Oxidation and Rancidity
Lipid oxidation is a complex series of undesirable reactions that cause the breakdown of fats and oils. In oil-containing foods like almonds, the oxidation reactions lead to a loss of quality as the nuts develop “rancid” flavors and odors. During lipid oxidation, oxygen reacts spontaneously with the fatty acids in fats to form primary breakdown products (e.g., peroxides, conjugated dienes) and, as oxidation progresses, secondary products (e.g., volatile aldehydes, ketones) are formed that give rise to off-flavors and off-odors. Oxidation can be measured by testing for the presence or accumulation of one or more of these primary and secondary products. For example, almonds can be tested for peroxide value (PV) and free fatty acids (FFA).
High storage temperatures, increased moisture, light and some metals (e.g., iron) may promote lipid oxidation in almonds and reduce shelf life. Processing also makes almonds more susceptible to oxidation; blanching and cutting increase the surface area exposed to oxygen, and roasting changes the almond microstructure, which allows more oil within the cells to be exposed to oxygen.
Water activity (aw) level affects lipid oxidation rates; lipid oxidation is typically lowest when almond aw is ~0.25 to 0.35 (~3–4% moisture content), and increases above or below that aw range.
California almond shelf life: lipid deterioration during storage. Lin, X., et al. Journal of Food Science, 2012, 77(6):C583–C593.
Oil Migration and Chocolate Bloom
Roasted whole or cut almonds are used in chocolate as a center or inclusion. Almonds have a high oil content, and this characteristic is often assumed to be a potential concern for chocolate bloom, the quality defects that occur over time in chocolate products. The bloom may cause:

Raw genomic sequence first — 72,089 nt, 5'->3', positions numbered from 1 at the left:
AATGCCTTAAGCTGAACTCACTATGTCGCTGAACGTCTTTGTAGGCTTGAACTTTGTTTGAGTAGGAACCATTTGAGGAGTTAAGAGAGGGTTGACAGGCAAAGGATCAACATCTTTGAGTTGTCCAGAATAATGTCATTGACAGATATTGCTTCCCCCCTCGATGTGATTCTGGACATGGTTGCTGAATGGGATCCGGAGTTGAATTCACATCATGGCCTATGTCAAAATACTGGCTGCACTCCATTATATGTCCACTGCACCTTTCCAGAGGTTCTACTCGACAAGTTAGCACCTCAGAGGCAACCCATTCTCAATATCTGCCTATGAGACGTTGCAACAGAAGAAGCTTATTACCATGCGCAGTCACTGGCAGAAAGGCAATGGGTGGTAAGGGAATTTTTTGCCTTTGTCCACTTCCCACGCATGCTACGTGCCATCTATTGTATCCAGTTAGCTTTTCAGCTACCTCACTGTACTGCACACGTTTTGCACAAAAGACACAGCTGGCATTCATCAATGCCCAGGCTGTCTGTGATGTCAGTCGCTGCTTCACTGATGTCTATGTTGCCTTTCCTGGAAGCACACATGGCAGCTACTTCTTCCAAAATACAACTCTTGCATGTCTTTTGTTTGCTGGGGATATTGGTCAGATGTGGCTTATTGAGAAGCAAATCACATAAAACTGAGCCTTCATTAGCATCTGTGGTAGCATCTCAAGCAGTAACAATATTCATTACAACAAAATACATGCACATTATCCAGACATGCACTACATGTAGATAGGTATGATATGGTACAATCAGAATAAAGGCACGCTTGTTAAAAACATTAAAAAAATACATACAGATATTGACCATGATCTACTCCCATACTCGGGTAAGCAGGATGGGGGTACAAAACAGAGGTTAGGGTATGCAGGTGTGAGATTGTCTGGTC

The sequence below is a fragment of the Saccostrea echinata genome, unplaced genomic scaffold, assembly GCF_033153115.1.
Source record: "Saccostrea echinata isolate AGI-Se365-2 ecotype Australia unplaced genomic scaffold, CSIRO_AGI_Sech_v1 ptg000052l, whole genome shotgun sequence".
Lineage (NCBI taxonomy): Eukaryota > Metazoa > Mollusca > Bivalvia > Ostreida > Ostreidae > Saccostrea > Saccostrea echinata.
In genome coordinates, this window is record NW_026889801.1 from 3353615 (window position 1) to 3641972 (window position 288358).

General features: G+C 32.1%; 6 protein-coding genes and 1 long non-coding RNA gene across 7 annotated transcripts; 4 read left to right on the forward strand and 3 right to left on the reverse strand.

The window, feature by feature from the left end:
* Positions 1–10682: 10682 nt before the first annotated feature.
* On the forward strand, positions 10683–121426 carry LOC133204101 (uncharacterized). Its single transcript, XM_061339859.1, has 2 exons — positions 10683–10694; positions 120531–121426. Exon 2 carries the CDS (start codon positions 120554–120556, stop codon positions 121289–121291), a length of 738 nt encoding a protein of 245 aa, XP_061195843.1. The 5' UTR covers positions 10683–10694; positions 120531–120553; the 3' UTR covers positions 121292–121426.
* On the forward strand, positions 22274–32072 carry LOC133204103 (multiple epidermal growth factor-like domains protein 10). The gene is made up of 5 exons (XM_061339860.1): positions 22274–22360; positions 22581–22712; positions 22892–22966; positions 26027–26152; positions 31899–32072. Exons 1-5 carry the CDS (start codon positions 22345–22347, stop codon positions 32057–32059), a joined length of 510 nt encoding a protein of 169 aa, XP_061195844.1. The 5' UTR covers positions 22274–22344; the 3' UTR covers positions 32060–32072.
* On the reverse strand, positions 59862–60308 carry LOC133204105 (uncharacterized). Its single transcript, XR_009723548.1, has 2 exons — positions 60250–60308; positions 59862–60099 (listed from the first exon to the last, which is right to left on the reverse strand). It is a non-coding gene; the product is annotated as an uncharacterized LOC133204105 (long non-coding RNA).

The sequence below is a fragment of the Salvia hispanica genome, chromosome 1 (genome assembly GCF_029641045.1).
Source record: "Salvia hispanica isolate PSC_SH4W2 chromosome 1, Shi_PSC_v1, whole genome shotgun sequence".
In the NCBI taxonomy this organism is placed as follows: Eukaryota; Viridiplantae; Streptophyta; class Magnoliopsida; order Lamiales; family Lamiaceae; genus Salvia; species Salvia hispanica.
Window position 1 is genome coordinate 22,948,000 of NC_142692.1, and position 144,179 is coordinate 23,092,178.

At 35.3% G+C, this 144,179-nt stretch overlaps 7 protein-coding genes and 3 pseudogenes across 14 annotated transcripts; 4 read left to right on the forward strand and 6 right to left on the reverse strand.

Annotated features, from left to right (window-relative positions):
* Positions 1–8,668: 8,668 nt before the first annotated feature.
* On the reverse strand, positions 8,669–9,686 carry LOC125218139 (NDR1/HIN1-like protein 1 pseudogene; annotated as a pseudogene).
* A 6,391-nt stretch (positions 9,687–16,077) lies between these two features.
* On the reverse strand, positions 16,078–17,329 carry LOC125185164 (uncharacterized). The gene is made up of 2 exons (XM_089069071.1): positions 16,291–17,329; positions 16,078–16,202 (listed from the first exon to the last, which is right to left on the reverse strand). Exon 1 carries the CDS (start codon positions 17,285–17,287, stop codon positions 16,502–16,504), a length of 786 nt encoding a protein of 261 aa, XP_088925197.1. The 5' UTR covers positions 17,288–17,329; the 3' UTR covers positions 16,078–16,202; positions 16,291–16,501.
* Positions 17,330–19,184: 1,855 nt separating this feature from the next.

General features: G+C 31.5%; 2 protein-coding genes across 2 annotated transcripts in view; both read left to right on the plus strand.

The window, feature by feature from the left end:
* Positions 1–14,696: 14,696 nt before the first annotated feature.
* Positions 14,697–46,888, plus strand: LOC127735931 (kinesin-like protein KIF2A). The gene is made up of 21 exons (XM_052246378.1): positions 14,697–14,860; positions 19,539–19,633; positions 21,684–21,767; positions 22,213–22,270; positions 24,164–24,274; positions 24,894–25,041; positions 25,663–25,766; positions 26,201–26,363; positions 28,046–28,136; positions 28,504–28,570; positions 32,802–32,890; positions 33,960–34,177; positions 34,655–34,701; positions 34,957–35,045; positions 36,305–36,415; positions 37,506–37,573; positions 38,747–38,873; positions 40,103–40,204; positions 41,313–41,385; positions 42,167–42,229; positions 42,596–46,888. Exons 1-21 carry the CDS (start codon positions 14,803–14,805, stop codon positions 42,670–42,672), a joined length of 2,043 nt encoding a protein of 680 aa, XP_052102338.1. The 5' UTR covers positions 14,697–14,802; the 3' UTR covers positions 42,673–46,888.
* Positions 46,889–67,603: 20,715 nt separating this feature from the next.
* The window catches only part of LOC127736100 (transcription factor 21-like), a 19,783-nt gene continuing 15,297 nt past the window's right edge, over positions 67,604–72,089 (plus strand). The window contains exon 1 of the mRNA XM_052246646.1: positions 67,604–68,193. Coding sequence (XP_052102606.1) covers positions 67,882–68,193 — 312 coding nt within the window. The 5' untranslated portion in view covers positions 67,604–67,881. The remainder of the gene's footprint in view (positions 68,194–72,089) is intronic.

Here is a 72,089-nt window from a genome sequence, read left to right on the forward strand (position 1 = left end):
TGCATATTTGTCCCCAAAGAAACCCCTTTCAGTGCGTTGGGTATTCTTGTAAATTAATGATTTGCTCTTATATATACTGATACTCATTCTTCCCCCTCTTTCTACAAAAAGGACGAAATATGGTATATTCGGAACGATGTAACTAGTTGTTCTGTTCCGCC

- Softening of chocolate;
- “Fat bloom” on chocolate surfaces; and/or
- Hardening of fillings.
These defects are generally the result of complex interactions involved in oil or fat migration. Oil migration has a critical impact on the quality and shelf life of chocolate products. Oil migration cannot be completely prevented but can be minimized through technical considerations in ingredient selection and chocolate-processing steps, such as proper tempering, as well as suitable handling and low-temperature (<68°F or <20°C) storage.
Recent studies of almond microstructure after roasting and almond oil migration in model confectionery systems by researchers at the University of California, Davis, are providing valuable insight into the processing requirements and behavior of almonds as ingredients in confectionery. In well-tempered chocolate products, light-roasted almonds didn’t show oil migration into chocolate media within a storage duration equivalent to a shelf life for commercial chocolate products. In a two-phase system with fillings made from ground almond products (butter, paste, crème), the researchers did not observe oil migration in the samples stored at or below 25°C (77°F); this indicates that the storage temperature is more critical than the filling composition for prevention of oil migration.
Oil migration in chocolate and almond product confectionery systems. Altan, A., D.M. Lavenson, M.J. McCarthy, K.L. McCarthy. Journal of Food Science, 2011, 76(6):E489–E494.
Oil migration in two-component confectionery systems. Lee, W.L., M.J. McCarthy, K.L. McCarthy. Journal of Food Science, 2010, 75(1):E83–E89.